Armed with new disk drives, Digital takes on competition

March 01, 1993|By Knight-Ridder News Service

SAN JOSE, Calif. -- Digital Equipment Corp., which watched Silicon Valley's personal computer juggernaut crush its minicomputer business, now hopes it can best some of the valley's biggest companies in another battle: disk drives.

The Maynard, Mass., company has announced four new disk drives as part of a plan to dominate the large-capacity high end of the market and compete head-on with emerging products from Silicon Valley heavyweights such as Seagate Technology Inc., Maxtor Inc., Conner Peripherals and Quantum Corp.

Digital has made disk drives, which store information in computers, for its own machines for years. It began selling some disk drive components to other manufacturers in 1990. Soon after that, it started to offer complete disk drives to other manufacturers, a business that has become even more important to Digital since it reorganized last fall.

The nation's second-largest computer firm is ambitious about its disk drive business, which it expects to realize revenues of about $200 million in fiscal 1993 and $1 billion in fiscal 1994.

Digital's new drives can store from 535 million characters of data up to 2.1 billion characters. Instead, they are used in "file server" computers that act as a central data repository in networks of personal computers. They are also used in engineering workstations.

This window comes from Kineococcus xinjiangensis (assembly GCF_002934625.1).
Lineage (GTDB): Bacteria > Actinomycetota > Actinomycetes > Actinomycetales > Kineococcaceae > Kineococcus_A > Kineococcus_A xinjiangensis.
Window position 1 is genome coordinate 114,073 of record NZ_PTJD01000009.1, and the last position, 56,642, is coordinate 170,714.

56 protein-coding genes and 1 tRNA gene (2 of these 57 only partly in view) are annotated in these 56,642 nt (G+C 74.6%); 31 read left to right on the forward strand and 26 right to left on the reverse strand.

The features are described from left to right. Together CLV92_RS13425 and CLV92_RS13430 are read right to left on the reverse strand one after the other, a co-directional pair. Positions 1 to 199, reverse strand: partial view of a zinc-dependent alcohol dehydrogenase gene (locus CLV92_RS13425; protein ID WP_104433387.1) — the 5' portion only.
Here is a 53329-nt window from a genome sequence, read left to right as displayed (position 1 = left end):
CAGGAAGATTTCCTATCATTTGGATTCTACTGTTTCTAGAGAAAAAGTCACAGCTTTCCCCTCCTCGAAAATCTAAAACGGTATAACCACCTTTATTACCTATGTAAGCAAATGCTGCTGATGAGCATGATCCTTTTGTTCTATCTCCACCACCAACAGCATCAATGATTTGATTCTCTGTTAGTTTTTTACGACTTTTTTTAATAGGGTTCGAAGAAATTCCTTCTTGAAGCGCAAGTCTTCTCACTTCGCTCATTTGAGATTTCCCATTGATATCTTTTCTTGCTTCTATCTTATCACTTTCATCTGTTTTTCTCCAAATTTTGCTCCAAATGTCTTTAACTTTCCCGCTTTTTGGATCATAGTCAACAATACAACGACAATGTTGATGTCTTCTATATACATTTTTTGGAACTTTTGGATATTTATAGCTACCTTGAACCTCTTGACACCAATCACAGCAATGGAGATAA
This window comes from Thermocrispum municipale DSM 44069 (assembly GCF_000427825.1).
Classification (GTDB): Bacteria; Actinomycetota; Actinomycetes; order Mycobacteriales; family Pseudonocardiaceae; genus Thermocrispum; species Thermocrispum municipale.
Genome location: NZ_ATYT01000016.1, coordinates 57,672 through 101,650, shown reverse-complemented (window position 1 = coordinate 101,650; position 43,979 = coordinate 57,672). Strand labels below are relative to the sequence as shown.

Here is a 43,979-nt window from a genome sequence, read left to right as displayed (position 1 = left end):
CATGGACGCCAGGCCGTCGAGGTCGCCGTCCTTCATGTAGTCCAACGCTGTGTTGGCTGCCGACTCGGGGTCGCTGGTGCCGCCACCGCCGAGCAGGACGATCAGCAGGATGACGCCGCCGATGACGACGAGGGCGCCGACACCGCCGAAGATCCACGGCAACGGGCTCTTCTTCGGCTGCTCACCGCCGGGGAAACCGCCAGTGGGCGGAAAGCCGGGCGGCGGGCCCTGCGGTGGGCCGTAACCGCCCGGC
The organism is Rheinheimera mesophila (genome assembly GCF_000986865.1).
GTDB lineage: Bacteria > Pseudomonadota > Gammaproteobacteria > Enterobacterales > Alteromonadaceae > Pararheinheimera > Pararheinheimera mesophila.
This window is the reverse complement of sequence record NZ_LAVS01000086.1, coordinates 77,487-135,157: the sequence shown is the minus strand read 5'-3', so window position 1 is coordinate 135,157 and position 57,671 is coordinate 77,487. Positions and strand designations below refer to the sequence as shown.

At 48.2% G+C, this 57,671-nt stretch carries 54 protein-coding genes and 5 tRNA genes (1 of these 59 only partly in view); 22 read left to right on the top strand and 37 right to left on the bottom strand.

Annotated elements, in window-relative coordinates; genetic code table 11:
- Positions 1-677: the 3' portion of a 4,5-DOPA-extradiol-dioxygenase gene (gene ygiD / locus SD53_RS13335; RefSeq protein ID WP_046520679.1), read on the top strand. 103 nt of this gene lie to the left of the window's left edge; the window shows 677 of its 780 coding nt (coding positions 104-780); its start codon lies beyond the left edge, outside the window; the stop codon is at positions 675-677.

Neither of those markets is big for such companies as Seagate and Quantum -- yet. Those companies primarily supply the personal computer market and are just beginning to offer products that can store a gigabyte of data -- 1 billion characters, equivalent to about 600,000 pages of single-spaced type. But the amount of storage computers require is rising, and local disk drive makers see higher-capacity drives as lucrative additions to their offerings, bringing them face-to-face with Digital.

"The local industry has been awakened to their threat," said Phil Devin, a disk drive industry analyst with Dataquest Inc. in San Jose. Digital had a built-in advantage over Silicon Valley companies, too, Mr. Devin said. It hasn't had to compete in the bloody, price-cutting personal computer hardware business.

But Digital has more to worry about than the half-dozen traditional disk drive companies that dot Silicon Valley. Digital competes more directly today with two other companies better known for computers than disk drives: IBM Corp.'s Adstar division in San Jose and Hewlett-Packard Co.

"They all came in with really good technology, and they got products to the market on time," Mr. Devin said.

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